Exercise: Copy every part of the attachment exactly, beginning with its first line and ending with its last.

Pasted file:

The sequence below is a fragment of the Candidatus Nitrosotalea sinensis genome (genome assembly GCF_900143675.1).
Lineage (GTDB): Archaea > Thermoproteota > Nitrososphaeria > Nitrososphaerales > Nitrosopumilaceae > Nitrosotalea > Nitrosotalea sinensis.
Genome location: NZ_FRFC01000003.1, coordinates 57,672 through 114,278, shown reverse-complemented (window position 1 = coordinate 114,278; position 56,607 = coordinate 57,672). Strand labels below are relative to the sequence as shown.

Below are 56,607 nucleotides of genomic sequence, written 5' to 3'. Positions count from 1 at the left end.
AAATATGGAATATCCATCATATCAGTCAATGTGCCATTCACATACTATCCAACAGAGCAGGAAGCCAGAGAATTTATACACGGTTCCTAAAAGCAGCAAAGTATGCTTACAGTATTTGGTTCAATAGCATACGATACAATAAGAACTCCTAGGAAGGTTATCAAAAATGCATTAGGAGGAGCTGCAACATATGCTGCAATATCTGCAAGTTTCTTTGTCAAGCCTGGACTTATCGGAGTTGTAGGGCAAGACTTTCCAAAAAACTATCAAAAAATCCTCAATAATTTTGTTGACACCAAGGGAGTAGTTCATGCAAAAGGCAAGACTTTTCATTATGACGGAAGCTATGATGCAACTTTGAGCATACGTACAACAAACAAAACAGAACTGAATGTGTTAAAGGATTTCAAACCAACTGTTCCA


The sequence below is a fragment of the Candidatus Nitrosotalea sinensis genome (genome assembly GCF_900143675.1).
Lineage (GTDB): Archaea > Thermoproteota > Nitrososphaeria > Nitrososphaerales > Nitrosopumilaceae > Nitrosotalea > Nitrosotalea sinensis.
Genome location: NZ_FRFC01000003.1, coordinates 57,672 through 114,278, shown reverse-complemented (window position 1 = coordinate 114,278; position 56,607 = coordinate 57,672). Strand labels below are relative to the sequence as shown.

Below are 56,607 nucleotides of genomic sequence, written 5' to 3'. Positions count from 1 at the left end.
AAATATGGAATATCCATCATATCAGTCAATGTGCCATTCACATACTATCCAACAGAGCAGGAAGCCAGAGAATTTATACACGGTTCCTAAAAGCAGCAAAGTATGCTTACAGTATTTGGTTCAATAGCATACGATACAATAAGAACTCCTAGGAAGGTTATCAAAAATGCATTAGGAGGAGCTGCAACATATGCTGCAATATCTGCAAGTTTCTTTGTCAAGCCTGGACTTATCGGAGTTGTAGGGCAAGACTTTCCAAAAAACTATCAAAAAATCCTCAATAATTTTGTTGACACCAAGGGAGTAGTTCATGCAAAAGGCAAGACTTTTCATTATGACGGAAGCTATGATGCAACTTTGAGCATACGTACAACAAACAAAACAGAACTGAATGTGTTAAAGGATTTCAAACCAACTGTTCCA